NYMC Faculty Publications

Risk Management of Infectious Disease Using Multidimensional Omics: Molecular Diagnostic and Personal Care of Tuberculosis

Author Type(s)


Journal Title

GSC Biological and Pharmaceutical Sciences

First Page


Last Page


Document Type

Review Article

Publication Date



Environmental Health Science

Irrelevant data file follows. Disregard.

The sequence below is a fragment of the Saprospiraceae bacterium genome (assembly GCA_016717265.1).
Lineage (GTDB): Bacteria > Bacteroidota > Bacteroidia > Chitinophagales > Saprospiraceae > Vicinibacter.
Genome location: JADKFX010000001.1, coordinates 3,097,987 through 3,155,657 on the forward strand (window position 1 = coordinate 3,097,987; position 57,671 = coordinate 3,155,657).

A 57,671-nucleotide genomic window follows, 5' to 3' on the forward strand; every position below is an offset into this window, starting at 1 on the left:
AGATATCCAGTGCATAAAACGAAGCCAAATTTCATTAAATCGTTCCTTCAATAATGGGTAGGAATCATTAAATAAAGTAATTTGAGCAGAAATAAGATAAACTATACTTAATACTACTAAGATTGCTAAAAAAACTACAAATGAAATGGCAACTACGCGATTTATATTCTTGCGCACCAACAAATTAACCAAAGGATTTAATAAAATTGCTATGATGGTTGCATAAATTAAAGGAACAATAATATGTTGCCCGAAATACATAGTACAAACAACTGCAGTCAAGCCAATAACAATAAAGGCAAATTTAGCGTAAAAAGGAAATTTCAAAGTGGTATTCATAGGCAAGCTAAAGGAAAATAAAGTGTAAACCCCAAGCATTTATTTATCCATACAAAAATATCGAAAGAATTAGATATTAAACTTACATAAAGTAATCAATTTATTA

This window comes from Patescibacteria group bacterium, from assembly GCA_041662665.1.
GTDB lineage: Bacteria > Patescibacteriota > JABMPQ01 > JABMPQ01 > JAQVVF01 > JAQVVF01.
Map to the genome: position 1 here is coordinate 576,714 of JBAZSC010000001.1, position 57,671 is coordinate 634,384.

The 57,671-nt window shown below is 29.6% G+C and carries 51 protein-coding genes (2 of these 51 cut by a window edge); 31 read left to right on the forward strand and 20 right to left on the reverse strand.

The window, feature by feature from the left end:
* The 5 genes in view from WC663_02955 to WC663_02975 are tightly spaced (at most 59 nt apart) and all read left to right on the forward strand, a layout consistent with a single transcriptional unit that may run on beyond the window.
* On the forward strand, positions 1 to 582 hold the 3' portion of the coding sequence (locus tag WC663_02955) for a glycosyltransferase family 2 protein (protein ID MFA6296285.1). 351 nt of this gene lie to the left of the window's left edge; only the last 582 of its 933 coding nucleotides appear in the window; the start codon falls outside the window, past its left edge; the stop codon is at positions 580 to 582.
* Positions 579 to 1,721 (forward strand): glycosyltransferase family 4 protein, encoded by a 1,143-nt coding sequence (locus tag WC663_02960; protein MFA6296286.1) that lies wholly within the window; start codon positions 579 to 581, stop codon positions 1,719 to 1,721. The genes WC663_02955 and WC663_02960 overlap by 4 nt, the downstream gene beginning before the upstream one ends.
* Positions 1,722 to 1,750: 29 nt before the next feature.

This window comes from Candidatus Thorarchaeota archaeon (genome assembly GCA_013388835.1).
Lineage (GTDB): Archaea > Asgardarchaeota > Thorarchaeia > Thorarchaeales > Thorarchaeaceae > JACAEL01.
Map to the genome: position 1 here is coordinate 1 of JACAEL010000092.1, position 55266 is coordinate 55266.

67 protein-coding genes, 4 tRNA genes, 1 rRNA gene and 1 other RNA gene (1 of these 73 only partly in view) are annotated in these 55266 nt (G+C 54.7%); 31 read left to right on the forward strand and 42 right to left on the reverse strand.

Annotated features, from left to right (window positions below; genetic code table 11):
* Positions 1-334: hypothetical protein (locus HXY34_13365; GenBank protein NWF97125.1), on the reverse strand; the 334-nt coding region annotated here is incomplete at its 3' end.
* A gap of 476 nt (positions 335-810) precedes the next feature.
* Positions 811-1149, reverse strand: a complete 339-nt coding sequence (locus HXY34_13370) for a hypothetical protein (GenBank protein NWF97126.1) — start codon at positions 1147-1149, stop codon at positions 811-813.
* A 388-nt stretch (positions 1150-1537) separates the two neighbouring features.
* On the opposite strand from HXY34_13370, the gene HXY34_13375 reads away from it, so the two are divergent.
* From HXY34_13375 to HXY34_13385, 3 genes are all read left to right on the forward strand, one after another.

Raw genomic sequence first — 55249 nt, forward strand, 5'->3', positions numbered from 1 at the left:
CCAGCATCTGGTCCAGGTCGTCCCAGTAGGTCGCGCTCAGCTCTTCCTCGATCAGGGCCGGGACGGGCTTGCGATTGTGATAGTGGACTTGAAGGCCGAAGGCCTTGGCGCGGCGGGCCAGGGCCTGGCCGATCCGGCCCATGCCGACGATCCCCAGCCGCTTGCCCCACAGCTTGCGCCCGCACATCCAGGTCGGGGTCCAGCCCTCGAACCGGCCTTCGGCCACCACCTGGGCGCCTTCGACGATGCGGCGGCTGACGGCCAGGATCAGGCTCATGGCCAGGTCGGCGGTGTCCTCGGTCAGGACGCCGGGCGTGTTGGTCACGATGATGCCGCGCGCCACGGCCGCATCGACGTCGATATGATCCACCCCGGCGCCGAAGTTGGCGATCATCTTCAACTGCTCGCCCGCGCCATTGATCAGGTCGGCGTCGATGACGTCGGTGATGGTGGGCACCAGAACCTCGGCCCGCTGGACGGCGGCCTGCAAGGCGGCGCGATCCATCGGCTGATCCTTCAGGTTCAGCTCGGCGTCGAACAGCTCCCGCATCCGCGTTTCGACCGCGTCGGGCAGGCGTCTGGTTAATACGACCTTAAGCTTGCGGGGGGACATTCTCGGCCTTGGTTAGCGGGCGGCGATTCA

Tuberculosis (TB) is one of the top 10 leading causes of death worldwide responsible for over 1.5 million deaths annually. It is caused by hazardous biological pathogen (i.e., Mycobacterium tuberculosis (MTB)) with single infectious agent, surpassing even HIV/AIDS. Roughly one-quarter of the world's population has latent TB, meaning that people have been infected by tuberculosis bacteria but have not yet developed the disease. Patients with active tuberculosis on average infect five to fifteen other people via airborne droplets. Once infected, people with HIV are 19 times more likely to develop active tuberculosis which has almost 100% mortality for this group, if not treated properly. Comparatively, 45% of HIV negative people will die if they develop active tuberculosis and are not adequately medicated. This is concerning since 95% of cases and deaths are in developing countries, where treatments and diagnosis may not be timely. Additionally, current detection methods do not distinguish active tuberculosis from a cleared or latent infection while microbiological culture of mycobacteria is slow. However, medical discoveries and newly developed technologies allowed for unification of disciplines incorporating omics into everyday biological research. The goal of this short review is to demonstrate ways in which field of multidimensional Omics could contributed to the advanced detection of infectious disease by improving accuracy and quality of patient care by implementing molecular based detection of pathogen (i.e., antigenicity and metabolomics tools) as well as personal care with follow-up monitoring care (i.e., immunogenicity and vaccinomics tools) in the diagnosis, treatment, and prevention of tuberculosis.